Posts Tagged ‘Brian Oblivion’

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Cults’ utterly mesmerizing new album, “Host”, was written more collaboratively than ever before and recorded primarily with live instruments for the first time. The collection marks the start of a bold new chapter for the band, one fuelled by an ever-deepening trust and a boundless appetite for growth and experimentation. The songs here are deceptively charming, with lush, airy arrangements that belie their dark, weighty lyrics, and the production is rich and multifaceted to match, blending retro and futuristic palettes into a spellbinding swirl of high-def indie rock and lo-fi bedroom pop. As its title suggests, Host is an exploration of the sinister dynamics at play in a parasitic relationship, but rather than dwell in the discomfort, the record charts a cathartic journey towards freedom and self-reliance, revelling in the power that comes from standing your ground and declaring independence in the face of exploitation and manipulation.

Cults have embarked on a radical reimagining, both of the band’s sound and its dynamic, and the result is the NYC indie duo’s utterly mesmerizing fourth album, Host. Written more collaboratively than ever before and recorded primarily with live instruments for the first time, the collection marks the start of a bold new chapter for the band. The songs here are deceptively charming, with lush, airy arrangements that belie their dark, weighty lyrics. The production is rich and multifaceted to match, blending retro and futuristic palettes into a spellbinding swirl of high-def indie rock and lo-fi bedroom pop. As its title suggests, “Host” is an exploration of the sinister dynamics at play in a parasitic relationship, but rather than dwell in the discomfort, the record charts a cathartic journey towards freedom and self-reliance,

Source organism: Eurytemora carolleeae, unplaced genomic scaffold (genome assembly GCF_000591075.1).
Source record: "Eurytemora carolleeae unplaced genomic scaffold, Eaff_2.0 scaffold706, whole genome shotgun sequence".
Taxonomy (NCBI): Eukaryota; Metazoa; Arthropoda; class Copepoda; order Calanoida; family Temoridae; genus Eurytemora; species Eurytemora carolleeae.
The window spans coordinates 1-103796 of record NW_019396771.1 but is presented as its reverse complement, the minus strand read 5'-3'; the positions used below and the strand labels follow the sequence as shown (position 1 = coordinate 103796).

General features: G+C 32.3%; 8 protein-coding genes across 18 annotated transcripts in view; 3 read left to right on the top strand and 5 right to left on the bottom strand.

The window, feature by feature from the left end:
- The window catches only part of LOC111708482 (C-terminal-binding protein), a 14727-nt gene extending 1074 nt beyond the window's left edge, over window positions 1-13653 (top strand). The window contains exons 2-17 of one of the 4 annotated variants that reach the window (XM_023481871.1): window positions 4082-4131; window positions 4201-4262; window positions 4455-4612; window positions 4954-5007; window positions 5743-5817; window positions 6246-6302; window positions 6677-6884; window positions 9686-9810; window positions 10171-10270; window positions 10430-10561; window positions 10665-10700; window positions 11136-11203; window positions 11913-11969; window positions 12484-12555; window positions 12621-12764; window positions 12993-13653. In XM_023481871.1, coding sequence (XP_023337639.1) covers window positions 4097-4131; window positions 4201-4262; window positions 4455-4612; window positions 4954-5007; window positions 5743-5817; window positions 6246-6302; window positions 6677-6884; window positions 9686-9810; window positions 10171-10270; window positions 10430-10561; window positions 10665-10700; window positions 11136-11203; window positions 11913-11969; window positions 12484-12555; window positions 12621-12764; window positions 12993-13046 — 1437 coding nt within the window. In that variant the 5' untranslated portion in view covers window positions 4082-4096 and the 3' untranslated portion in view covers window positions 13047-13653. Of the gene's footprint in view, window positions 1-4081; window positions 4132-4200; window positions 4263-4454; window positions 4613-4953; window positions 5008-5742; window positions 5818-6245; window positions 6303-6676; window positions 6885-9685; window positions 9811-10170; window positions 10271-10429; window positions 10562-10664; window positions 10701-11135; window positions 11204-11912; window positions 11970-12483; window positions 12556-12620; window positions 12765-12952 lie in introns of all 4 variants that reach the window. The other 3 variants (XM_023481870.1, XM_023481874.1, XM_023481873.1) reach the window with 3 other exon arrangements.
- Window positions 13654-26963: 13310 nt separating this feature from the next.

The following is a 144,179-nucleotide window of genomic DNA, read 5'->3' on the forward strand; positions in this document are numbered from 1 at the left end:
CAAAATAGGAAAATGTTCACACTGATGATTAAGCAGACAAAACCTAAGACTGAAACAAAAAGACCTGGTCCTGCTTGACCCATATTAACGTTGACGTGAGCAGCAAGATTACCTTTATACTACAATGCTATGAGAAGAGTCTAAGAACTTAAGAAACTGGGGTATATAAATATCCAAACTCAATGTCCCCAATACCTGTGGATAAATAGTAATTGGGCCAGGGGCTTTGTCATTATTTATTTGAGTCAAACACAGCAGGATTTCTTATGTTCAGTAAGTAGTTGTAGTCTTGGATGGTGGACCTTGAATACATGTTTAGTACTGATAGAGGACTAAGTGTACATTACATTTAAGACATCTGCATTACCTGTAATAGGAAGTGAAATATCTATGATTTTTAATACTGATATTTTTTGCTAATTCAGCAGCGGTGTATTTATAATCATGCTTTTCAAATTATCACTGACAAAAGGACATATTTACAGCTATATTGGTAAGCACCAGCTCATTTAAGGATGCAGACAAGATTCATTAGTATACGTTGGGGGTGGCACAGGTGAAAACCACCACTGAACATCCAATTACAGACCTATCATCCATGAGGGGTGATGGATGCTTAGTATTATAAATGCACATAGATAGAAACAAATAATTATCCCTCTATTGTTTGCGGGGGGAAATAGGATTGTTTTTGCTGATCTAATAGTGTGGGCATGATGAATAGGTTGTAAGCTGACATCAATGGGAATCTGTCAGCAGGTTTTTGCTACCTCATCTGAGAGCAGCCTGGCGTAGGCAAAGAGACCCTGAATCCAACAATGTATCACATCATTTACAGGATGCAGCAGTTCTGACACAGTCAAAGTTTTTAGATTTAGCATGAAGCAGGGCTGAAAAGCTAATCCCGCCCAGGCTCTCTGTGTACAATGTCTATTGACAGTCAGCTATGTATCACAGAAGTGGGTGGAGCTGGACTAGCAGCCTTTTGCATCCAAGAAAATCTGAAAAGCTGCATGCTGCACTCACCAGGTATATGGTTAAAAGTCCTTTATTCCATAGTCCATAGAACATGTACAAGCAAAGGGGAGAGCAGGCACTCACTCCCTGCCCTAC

New York duo Cults struggled to piece together their fourth album. After all of the music was recorded, something wasn’t working and the two artists weren’t happy with it. “It just didn’t feel like an album yet,” says singer Madeline Follin. It wasn’t until she—for the first time—brought her own songs to the table that the album started to become more like what they’d envisioned.

The title Host is partly inspired by this newfound collaborative effort, while also playing with ideas of power dynamics and independence. Multi-instrumentalist/singer Brian Oblivion said of Follin’s contributions: “The music just floored us, and suddenly everything started to click.” the duo broke down every track on Host, explaining themes of exploitation, addiction, relationships, and more.

1. “Trials”

Focuses on the power that addictions and harmful ideologies have to transform. The chorus walks a tight rope between a metaphor for gaslighting and a despairing worry about the person you still hold out hope for.

2. “8th Ave”

A song we wrote a long time ago at our old studio on Eight Avenue across from Port Authority. It’s an area with a well documented history of exploitation and corruption, but freedom and acceptance as well. Sonically it sounded like what we saw out the window and the lyrics flowed from there.

3. “Spit You Out”